Gary Zola to retire from HUC-JIR and AJA

By Mollie Newman

Gary P. Zola has announced that, after more than 40 years, he will retire from Hebrew Union College-Jewish Institute of Religion as executive director of the Jacob Rader Marcus Center of the American Jewish Archives. In retirement, Zola plans to continue his wide-ranging public activities both locally and nationally. President Biden recently announced Zola’s appointment to the United States Holocaust Memorial Council. Zola also intends to devote more time to scholarly research so that he can complete several book projects in the years ahead.  

Rabbi Gary P. Zola

Ordained as a rabbi in 1982, Gary Zola earned his Ph.D. in American Jewish History in 1991 from HUC-JIR. He has served at the school for more than 40 years in numerous capacities, including the past three decades as a member of the school’s faculty. Prior to joining the faculty, Zola served as the national dean of admissions, student affairs, and alumni relations for 16 years. During his tenure in this position, Zola oversaw the admission of nearly 900 rabbinical students.

In addition to his role as professor, in 1998 Zola became the American Jewish Archives’ second executive director. At the same time, he became editor of The Marcus Center’s award-winning publication, The American Jewish Archives Journal. Under Zola’s leadership, the AJA has become the largest free-standing research center dedicated solely to the study of the American Jewish experience.

“As the American Jewish Archives’ director, Dr. Gary P. Zola refurbished its headquarters, greatly expanded its holdings, developed its web presence, upgraded its international fellowship program, and elevated its journal into one of the best in the field – all this while continuing to teach, write, mentor and conduct research,” said Jonathan D. Sarna – Joseph H. & Belle R. Braun Professor of American Jewish History, Brandeis University and chief historian, The Weitzman National Museum of American Jewish History – and Zola’s Ph.D. advisor. “The whole field of American Jewish History stands in Dr. Zola’s debt.”

Zola has published ten books and dozens of articles which provide insight on the American Jewish experience. He recently published “New Perspectives in American Jewish History,” co-edited with Mark A. Raider. His documentary volume titled “We Called Him Rabbi Abraham: Lincoln and American Jewry” (2014) was a finalist for the National Jewish Book Award.

National organizations have sought Zola’s expertise. In addition to President Biden’s recent appointment, on three other occasions President Barack Obama appointed Zola to serve as a member of the U.S. Commission for the Preservation of America’s Heritage Abroad. In 2006, Zola became the first American Jewish historian to receive appointment to the Academic Advisory Council of the congressionally recognized Abraham Lincoln Bicentennial Commission.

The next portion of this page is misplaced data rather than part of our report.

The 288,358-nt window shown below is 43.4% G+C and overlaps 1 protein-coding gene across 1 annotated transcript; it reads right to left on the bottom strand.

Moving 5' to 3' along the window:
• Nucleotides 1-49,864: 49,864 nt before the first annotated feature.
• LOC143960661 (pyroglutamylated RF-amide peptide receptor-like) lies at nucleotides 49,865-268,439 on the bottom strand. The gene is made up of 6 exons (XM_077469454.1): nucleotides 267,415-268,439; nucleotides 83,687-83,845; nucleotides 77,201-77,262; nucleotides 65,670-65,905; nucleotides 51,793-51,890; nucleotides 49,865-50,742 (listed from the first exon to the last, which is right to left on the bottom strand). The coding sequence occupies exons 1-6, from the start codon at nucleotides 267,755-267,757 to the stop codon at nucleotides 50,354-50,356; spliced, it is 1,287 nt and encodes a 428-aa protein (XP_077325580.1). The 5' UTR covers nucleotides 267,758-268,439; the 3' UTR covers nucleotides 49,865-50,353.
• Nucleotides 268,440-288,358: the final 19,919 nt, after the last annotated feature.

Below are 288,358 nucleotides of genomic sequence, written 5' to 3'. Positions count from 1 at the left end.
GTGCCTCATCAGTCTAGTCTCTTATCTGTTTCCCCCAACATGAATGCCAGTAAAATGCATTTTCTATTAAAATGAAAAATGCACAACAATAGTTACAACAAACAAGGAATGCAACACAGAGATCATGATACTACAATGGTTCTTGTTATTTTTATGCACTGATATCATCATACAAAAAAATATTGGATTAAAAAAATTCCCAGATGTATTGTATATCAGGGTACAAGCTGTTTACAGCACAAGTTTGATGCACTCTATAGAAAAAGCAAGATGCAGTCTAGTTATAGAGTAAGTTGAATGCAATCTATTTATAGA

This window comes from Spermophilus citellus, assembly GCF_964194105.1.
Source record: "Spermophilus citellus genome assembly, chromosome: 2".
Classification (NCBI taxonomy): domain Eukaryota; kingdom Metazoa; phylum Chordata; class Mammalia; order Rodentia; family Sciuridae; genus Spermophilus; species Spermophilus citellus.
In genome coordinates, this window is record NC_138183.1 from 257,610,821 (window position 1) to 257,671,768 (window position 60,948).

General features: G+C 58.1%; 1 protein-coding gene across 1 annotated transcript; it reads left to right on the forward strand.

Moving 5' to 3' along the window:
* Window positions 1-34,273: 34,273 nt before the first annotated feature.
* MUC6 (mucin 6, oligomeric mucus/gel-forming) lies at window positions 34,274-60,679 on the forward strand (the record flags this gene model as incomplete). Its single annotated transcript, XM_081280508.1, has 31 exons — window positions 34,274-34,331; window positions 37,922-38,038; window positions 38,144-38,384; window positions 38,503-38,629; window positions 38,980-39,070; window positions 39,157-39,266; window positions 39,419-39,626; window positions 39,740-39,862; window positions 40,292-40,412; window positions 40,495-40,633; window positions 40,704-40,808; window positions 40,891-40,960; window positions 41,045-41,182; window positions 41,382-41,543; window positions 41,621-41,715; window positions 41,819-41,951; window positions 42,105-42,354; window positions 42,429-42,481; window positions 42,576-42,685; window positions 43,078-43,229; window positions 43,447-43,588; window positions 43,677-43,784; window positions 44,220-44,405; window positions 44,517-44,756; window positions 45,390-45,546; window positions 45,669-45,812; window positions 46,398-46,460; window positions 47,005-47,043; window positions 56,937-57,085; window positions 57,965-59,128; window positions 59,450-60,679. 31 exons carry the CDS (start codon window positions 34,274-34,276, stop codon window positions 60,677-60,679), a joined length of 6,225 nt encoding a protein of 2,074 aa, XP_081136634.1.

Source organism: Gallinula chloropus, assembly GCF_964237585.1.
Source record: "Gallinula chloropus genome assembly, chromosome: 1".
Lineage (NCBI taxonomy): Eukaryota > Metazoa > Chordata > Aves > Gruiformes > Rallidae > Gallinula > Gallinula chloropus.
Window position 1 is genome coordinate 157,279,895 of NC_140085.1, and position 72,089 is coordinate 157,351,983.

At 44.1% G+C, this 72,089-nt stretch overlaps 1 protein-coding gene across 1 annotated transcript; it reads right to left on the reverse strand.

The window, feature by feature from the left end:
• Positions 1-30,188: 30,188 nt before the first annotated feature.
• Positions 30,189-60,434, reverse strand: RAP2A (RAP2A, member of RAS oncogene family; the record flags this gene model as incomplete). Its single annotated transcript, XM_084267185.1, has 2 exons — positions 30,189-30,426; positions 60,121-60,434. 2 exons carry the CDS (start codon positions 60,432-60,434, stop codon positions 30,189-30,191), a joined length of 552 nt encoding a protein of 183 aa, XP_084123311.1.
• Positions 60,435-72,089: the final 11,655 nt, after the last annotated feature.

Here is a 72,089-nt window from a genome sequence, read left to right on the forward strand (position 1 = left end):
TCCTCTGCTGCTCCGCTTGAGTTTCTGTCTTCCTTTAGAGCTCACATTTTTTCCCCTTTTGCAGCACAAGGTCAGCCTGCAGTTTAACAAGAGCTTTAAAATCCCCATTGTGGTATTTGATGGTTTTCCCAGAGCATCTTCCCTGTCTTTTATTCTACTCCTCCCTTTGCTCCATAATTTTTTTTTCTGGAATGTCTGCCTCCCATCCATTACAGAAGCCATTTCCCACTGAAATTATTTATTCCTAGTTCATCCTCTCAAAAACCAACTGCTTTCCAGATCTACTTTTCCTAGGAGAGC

Zola is devoted to his local Cincinnati community and volunteers his talents to many humanitarian causes. He is currently on the advisory board for EquaSion’s A Mighty Stream, an interfaith racial justice initiative, and is an honorary co-chair of the 2023 Cincinnati Festival of Faiths. He sits on the America 250-Ohio Scholarship Committee within the Ohio Commission for America’s 250th anniversary and the ArtWorks’ New Monuments Committee.

“I was tremendously blessed by my association and friendship with Rabbi Gary Zola, said Bishop Marvin Frank Thomas, Sr., presiding prelate, First Episcopal District, Christian Methodist Episcopal Church.  “I am convinced that his life’s work and journey is interwoven in his commitment to living out the words of Micah 6:8, in that he is committed to doing justice, institutionally and individually, he loves kindness, and he endeavors to walk humbly with God every day of his life.”

Among a long list of local awards he has received are The National Underground Railroad Freedom Center’s Martin Luther King, Jr. Legacy Award and the Lighthouse Youth and Family Services Beacon of Light Humanitarian Award. Thomas More University conferred him with a Doctor of Humane Letters degree for his “dedication to the principles that are the foundation of our nation.” This past April, the Urban League of Greater Southwestern Ohio honored Zola as one of six outstanding community leaders.

“Dr. Zola is one of the most impressive Cincinnati leaders I know. He has an incredible heart, builds really meaningful relationships across all sorts of communities, and boy can he give a speech,” said Greg Landsman, U.S. Congressman for Ohio’s first district. 

As of July 1, Zola became the AJA’s executive director emeritus. After completing a planned 18-month sabbatical, he will officially take on the role of the Edward M. Ackerman Family Distinguished Professor Emeritus of the American Jewish Experience and Reform Jewish History.

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